They have done some cool stuff with annotations using Nick Stennings Annotator, to QA XML. They are also using XSweet for docx to HTML conversion and a whole lot of other interesting tech. EBI have built this extremely quickly, with most of it done in a couple of months. Other priorities got in the way and they had to pause for a few months, but even so, if they go live in May it will be done in under a year from starting. I think they have a small dev team of about 3-5.

EBI has most of the Coko community meets. Awesome folks. All open source.

Editoria

Editoria is developed by the Coko team. A fully fledged post-acquisition book production workflow. It was developed with the University of California Press and the Californian Digital Library. Editoria is now used in production by UCP, ATLA, Punctum Books and Book Sprints. There is a fledgling but healthy community evolving around the product as well as a forthcoming hosting vendor agreement (tba). All open source. Editoria has a small team of (currently) 2 devs working on the core Editoria platform, however much more horsepower is added when you consider dev done on CSS stylesheets, paged.js, XSweet (docx to HTML conversion) and Wax (editor).  So really the team is more like 6.

Micropublications

The wonderful wormbase crew commissioned the Coko team to develop a micropublications platform for their micropublications.org project. It follows a simple micropubs workflow which has been designed and built to allow for its re-purposing by any micropubs use case. When it gets down to it however the line between a journal workflow and a micropubs workflow (even tho micropubs is a broadly used and misused term) is a little imaginary. The two look very similar, the real difference is the scope of material submitted and the intention to process it quickly. This platform could probably also be used for journal submissions.

It has been in active dev for a year. Unsure when we will go live, it will probably be a progressively live situation with the initial switch being thrown sometime this year. All open source. Currently one (extremely productive) Coko dev.

Aperture

Another micropubs platform, dev just just begun with one person. It is a platform built for the Organisation of Human Brain Mapping. Awesome folks. I did a workflow sprint with them last year. Cool people and this will be a cool platform. Most interesting is their desire to publish living entities eg Jupyter Notebooks. Super interesting. All open source.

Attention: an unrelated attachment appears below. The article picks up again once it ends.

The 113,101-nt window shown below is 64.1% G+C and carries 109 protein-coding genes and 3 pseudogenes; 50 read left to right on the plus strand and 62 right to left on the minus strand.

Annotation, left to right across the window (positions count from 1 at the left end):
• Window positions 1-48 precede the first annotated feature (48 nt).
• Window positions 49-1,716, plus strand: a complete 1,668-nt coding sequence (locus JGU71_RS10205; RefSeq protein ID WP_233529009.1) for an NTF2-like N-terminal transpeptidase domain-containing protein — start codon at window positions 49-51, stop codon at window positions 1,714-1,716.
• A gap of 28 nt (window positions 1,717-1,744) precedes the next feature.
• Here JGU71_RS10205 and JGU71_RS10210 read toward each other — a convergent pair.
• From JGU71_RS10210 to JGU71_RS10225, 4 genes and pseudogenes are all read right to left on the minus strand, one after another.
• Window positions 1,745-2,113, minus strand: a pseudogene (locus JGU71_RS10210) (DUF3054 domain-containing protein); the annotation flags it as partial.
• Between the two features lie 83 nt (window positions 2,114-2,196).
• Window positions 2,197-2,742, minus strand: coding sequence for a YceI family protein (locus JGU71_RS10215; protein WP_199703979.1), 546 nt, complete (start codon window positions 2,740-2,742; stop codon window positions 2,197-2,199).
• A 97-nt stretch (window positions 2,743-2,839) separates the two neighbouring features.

Pre-Review

Built by the pre-review folks and most specifically by Coko friend Rik Smith Unna. Great chap. This is a pre-print review system built to replace their current system that was built ontop of Authorea. All open source. One current dev (Rik).

Digital Science

A new addition – their innovations team is building a very interesting awards system. That in itself isn’t so exciting but their idea is to build a system with configurable workflows. You model a workflow, export, and then the PubSweet app is automatically compiled to suit. Very ambitious and very speculative. A lot to be learned from this and the good thing is that it is all open source and the DS folks are great to work with. Looking forward to see how this evolves. I think there is one developer currently working on this.

Xpub-Collabra

Xpub-collabra is a journal platform the Coko dev team have developed with Dan Morgan from the Collabra Psychology journal. We have put one year dev into it but with just one developer working on it. I’ve decided to pause dev for a little while so we can accelerate other efforts. Our platform dev team is small and we need to maximise resources, and as eLife and Hindawi have Journal offerings in the mix, we have less urgency to develop this platform at the moment. Though we aren’t abandoning it …stay tuned. (One interesting avenue is to collaborate with orgs with dev resources to finish this off – if that sounds like you, give me a call).